Following a lengthy discussion, the council made the decision going forward to continue to accept applications but to be more stringent when determining which types of entities receive LOST funds and to either require a bill or receipt before funds are dispersed.

During the Telegraph’s conversation with Auditor Sand, he was asked why citizens should care about how local option tax money is dispersed, to which Sand replied, “Because this is their money. And this is their system of self-governance. … We all are responsible for these outcomes.”

Taylor Park updates

In other business, Blaine told the council last November the city received roughly $40,000 in unexpected local option tax money. Blaine recently looked into the cost of replacing the playground equipment in Taylor Park – a project the Traer Sesquicentennial Committee has also expressed an interest in funding. Blaine told the council due to supply chain shortages, the earliest new playground equipment could be delivered would be November or December. Following a brief discussion, the council passed a motion to order Option 2 of the playground packages presented – with a red and grey color scheme – using the “bonus” LOST funds as well as any funds from the sesquicentennial committee.

Nuisance properties

An update was given on the city’s nuisance abatement work in the Berlin Avenue area. On Thursday, May 26, two of the three properties in question – one belonging to Rebecca Phillips and another occupied by Carl Pearce – were abated with the assistance of Tama County Sheriff’s deputies. Dumpster services were contracted through Cooley Sanitation. The third property in abatement proceedings owned by Mike Bradley has not been addressed yet, Blaine said.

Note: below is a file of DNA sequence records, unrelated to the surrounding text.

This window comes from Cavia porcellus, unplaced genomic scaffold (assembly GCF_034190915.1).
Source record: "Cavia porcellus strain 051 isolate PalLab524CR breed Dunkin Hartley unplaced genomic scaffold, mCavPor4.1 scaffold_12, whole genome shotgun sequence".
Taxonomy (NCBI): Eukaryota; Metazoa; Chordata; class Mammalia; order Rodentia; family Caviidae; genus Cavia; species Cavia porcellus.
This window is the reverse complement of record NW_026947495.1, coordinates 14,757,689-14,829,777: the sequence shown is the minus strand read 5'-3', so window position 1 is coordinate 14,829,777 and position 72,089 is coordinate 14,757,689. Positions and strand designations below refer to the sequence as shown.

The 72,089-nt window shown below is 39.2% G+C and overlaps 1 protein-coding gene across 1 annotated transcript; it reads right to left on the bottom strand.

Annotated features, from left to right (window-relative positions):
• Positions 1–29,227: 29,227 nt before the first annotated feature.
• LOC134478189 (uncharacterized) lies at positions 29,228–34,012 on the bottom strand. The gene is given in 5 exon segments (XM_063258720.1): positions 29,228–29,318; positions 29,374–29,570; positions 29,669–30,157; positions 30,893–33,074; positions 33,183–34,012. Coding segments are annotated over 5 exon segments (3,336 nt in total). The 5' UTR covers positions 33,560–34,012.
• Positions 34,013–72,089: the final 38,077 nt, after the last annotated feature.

Traer Manufacturing, fire department updates

The continuing story of the 2011 derecho-damaged Traer Manufacturing building located on the south side of town and currently owned by Heartland Co-op seems to have come to a standstill, according to council member Jamie Erhardt. Erhardt has been tasked with working to reacquire at least part of the former city property for a possible new fire station – or at the very least as a place to store the department’s new aerial truck which does not fit in the current fire station. “I can’t seem to get a phone call back from [Tom] Hauschel,” Erhardt said in his update to the council – Hauschel is Heartland’s CEO and general manager. “I’ve left him numerous messages.” The council discussed sending a letter to Heartland expressing the city’s interest in having a portion of the building back while also outlining a timeline for the company to complete the clean-up of the property but ultimately ruled against doing so for the time being. “The other option we still need to address is the fire station,” Erhardt said. “If [Heartland doesn’t] want to relinquish [the Traer Manufacturing building] and they want to take care of the whole thing, we got to have another plan for the fire station.”

Traer Fire Chief Tyler Sell was also in attendance at the meeting. Following Erhardt’s update, Sell told the council the new aerial truck was officially able to go into service as of Friday, May 27. Sell asked the council if his department could look into the cost of a small machine shed that could be erected to the east of the fire station on Second Street to store the new truck this winter. “We’re five months away from cold weather,” Sell said. The council gave the go-ahead for Sell to bring a proposal to next month’s meeting for a small machine shed.